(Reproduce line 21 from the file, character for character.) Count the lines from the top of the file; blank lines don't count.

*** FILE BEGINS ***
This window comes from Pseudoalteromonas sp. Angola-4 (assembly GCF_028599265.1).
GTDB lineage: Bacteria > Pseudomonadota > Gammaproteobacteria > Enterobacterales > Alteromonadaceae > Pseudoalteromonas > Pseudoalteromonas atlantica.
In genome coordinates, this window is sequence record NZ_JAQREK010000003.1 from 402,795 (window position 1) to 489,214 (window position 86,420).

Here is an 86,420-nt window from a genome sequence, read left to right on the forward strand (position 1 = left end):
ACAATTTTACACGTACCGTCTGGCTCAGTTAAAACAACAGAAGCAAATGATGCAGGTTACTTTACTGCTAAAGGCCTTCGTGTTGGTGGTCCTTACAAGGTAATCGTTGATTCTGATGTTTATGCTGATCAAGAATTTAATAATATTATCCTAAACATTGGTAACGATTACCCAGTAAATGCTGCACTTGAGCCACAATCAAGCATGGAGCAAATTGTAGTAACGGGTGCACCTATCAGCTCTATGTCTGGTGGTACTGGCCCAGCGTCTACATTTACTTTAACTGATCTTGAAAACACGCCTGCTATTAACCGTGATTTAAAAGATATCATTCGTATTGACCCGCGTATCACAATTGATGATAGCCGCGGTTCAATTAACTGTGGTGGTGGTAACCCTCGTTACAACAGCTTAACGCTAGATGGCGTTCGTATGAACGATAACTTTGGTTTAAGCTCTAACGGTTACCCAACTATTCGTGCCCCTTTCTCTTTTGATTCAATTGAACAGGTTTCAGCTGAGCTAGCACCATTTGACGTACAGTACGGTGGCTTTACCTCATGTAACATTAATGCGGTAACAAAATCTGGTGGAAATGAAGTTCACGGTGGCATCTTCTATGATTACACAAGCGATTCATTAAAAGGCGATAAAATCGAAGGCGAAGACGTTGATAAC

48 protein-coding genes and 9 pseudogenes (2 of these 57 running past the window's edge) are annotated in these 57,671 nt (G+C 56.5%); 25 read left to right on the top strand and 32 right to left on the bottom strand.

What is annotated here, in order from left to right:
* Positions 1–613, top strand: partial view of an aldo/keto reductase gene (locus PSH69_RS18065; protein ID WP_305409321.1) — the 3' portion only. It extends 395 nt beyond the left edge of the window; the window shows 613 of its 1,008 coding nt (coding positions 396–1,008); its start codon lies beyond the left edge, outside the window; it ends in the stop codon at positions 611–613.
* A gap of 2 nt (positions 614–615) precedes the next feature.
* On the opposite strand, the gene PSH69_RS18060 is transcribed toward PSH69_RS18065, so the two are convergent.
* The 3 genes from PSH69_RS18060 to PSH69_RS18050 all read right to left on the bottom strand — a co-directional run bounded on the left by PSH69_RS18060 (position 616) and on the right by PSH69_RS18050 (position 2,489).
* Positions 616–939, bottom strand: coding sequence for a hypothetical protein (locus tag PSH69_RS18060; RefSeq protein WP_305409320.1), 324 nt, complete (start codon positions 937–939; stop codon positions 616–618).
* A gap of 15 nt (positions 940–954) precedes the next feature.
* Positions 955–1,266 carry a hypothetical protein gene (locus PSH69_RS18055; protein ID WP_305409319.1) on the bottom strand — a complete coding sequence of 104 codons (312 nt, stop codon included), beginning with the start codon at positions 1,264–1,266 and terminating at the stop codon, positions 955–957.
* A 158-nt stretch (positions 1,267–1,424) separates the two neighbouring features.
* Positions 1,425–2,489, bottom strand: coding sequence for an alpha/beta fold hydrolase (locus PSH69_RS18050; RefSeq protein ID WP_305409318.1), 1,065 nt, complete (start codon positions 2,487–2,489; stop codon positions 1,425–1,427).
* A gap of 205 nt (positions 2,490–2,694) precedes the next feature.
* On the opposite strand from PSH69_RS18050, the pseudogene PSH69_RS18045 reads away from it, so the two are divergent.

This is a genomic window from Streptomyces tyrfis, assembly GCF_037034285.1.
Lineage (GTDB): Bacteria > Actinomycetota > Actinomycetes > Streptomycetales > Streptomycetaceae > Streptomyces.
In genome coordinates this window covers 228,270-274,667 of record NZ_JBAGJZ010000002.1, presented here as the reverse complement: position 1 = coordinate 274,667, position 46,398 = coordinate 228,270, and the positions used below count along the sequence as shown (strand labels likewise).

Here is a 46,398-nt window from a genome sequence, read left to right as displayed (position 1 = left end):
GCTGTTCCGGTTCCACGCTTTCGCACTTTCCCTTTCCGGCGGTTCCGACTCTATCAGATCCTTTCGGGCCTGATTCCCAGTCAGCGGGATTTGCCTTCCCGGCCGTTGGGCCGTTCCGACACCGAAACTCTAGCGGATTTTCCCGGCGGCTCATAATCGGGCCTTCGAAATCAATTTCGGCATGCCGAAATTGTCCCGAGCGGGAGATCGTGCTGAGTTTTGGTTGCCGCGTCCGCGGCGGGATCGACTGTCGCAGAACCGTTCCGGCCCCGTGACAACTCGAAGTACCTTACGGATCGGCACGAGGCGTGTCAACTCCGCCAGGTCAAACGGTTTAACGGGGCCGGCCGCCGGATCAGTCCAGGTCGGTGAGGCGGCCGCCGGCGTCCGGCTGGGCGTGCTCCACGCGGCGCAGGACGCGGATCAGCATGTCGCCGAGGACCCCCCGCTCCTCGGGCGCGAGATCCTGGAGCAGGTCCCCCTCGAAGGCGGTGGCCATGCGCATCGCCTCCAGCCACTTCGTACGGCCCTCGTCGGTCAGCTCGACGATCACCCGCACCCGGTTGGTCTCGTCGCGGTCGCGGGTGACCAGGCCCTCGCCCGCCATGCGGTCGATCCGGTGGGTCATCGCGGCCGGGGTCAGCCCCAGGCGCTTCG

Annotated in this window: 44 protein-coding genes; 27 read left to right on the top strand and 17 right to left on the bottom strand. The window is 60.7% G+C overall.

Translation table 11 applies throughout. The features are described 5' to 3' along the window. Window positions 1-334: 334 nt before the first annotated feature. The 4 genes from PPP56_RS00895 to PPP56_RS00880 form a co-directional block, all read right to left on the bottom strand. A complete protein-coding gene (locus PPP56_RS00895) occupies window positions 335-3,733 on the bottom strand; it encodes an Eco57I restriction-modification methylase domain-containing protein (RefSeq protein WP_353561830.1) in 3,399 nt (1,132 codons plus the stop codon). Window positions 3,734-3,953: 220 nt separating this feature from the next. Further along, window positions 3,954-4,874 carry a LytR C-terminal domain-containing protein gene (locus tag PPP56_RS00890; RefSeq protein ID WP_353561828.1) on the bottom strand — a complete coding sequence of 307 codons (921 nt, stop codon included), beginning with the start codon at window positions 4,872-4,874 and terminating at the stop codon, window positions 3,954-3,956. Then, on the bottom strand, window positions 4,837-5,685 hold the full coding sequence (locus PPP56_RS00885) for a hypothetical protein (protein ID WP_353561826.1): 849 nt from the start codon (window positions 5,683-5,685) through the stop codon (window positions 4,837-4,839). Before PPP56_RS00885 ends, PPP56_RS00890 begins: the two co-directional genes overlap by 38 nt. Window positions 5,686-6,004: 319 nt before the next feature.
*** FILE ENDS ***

In genome coordinates this window covers 228,270-274,667 of record NZ_JBAGJZ010000002.1, presented here as the reverse complement: position 1 = coordinate 274,667, position 46,398 = coordinate 228,270, and the positions used below count along the sequence as shown (strand labels likewise).